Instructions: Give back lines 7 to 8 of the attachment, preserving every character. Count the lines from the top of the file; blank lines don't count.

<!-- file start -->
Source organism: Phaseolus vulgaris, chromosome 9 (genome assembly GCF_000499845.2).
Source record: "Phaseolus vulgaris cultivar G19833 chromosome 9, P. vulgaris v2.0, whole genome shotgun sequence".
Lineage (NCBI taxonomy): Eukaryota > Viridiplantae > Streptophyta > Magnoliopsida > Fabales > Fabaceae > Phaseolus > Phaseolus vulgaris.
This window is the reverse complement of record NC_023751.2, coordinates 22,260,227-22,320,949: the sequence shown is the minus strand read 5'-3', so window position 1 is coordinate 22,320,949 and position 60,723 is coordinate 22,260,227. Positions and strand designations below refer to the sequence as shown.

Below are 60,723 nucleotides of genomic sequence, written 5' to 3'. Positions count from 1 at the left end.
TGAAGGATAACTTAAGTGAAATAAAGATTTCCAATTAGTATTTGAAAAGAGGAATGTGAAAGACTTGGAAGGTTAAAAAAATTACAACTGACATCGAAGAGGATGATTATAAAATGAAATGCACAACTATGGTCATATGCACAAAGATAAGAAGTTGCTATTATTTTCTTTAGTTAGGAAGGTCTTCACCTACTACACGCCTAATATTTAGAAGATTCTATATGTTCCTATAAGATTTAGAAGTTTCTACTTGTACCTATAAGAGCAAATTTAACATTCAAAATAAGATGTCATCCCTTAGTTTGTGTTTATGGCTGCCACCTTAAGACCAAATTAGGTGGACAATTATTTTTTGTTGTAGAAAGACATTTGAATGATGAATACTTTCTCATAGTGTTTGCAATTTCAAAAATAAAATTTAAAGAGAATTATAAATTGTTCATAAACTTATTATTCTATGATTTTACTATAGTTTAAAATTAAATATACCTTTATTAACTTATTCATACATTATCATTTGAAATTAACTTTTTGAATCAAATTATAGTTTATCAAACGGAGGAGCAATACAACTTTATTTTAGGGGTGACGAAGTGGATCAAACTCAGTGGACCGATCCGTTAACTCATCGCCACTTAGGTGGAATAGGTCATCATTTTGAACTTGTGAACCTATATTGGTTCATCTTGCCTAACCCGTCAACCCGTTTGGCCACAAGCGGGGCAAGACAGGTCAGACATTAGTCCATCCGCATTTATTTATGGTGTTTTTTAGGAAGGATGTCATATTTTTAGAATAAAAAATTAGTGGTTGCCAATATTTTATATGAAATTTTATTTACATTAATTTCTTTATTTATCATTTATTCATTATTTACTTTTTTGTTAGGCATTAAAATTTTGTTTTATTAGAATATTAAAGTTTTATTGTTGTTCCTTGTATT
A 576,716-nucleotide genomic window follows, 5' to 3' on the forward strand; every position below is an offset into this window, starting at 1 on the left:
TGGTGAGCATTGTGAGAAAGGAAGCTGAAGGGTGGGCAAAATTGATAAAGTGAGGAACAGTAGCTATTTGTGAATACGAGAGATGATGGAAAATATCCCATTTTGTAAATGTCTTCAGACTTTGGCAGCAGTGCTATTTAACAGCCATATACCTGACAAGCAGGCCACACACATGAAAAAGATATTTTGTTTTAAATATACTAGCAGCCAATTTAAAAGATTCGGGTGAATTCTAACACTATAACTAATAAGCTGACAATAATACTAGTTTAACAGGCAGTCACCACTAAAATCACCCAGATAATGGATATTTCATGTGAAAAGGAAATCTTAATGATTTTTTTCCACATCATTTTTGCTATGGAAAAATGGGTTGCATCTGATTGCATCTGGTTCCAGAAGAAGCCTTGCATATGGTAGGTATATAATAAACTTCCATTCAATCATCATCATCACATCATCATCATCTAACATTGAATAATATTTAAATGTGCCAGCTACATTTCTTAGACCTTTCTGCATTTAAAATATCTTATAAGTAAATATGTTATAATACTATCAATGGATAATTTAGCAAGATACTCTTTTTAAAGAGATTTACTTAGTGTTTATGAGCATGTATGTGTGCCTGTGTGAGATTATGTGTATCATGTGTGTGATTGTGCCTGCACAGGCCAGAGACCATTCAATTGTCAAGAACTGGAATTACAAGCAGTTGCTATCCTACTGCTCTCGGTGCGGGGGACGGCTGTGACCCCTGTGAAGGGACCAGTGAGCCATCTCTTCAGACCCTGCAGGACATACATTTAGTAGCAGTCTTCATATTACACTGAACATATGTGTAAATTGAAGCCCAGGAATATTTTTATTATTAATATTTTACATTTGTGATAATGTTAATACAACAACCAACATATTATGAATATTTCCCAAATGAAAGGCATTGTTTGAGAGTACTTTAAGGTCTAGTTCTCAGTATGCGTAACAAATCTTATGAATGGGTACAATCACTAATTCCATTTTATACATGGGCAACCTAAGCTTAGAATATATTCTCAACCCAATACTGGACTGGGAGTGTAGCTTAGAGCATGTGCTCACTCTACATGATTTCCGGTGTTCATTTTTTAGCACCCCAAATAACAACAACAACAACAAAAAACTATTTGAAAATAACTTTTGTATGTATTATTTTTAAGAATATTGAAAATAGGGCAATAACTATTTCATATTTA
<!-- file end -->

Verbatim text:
A 576,716-nucleotide genomic window follows, 5' to 3' on the forward strand; every position below is an offset into this window, starting at 1 on the left:
TGGTGAGCATTGTGAGAAAGGAAGCTGAAGGGTGGGCAAAATTGATAAAGTGAGGAACAGTAGCTATTTGTGAATACGAGAGATGATGGAAAATATCCCATTTTGTAAATGTCTTCAGACTTTGGCAGCAGTGCTATTTAACAGCCATATACCTGACAAGCAGGCCACACACATGAAAAAGATATTTTGTTTTAAATATACTAGCAGCCAATTTAAAAGATTCGGGTGAATTCTAACACTATAACTAATAAGCTGACAATAATACTAGTTTAACAGGCAGTCACCACTAAAATCACCCAGATAATGGATATTTCATGTGAAAAGGAAATCTTAATGATTTTTTTCCACATCATTTTTGCTATGGAAAAATGGGTTGCATCTGATTGCATCTGGTTCCAGAAGAAGCCTTGCATATGGTAGGTATATAATAAACTTCCATTCAATCATCATCATCACATCATCATCATCTAACATTGAATAATATTTAAATGTGCCAGCTACATTTCTTAGACCTTTCTGCATTTAAAATATCTTATAAGTAAATATGTTATAATACTATCAATGGATAATTTAGCAAGATACTCTTTTTAAAGAGATTTACTTAGTGTTTATGAGCATGTATGTGTGCCTGTGTGAGATTATGTGTATCATGTGTGTGATTGTGCCTGCACAGGCCAGAGACCATTCAATTGTCAAGAACTGGAATTACAAGCAGTTGCTATCCTACTGCTCTCGGTGCGGGGGACGGCTGTGACCCCTGTGAAGGGACCAGTGAGCCATCTCTTCAGACCCTGCAGGACATACATTTAGTAGCAGTCTTCATATTACACTGAACATATGTGTAAATTGAAGCCCAGGAATATTTTTATTATTAATATTTTACATTTGTGATAATGTTAATACAACAACCAACATATTATGAATATTTCCCAAATGAAAGGCATTGTTTGAGAGTACTTTAAGGTCTAGTTCTCAGTATGCGTAACAAATCTTATGAATGGGTACAATCACTAATTCCATTTTATACATGGGCAACCTAAGCTTAGAATATATTCTCAACCCAATACTGGACTGGGAGTGTAGCTTAGAGCATGTGCTCACTCTACATGATTTCCGGTGTTCATTTTTTAGCACCCCAAATAACAACAACAACAACAAAAAACTATTTGAAAATAACTTTTGTATGTATTATTTTTAAGAATATTGAAAATAGGGCAATAACTATTTCATATTTA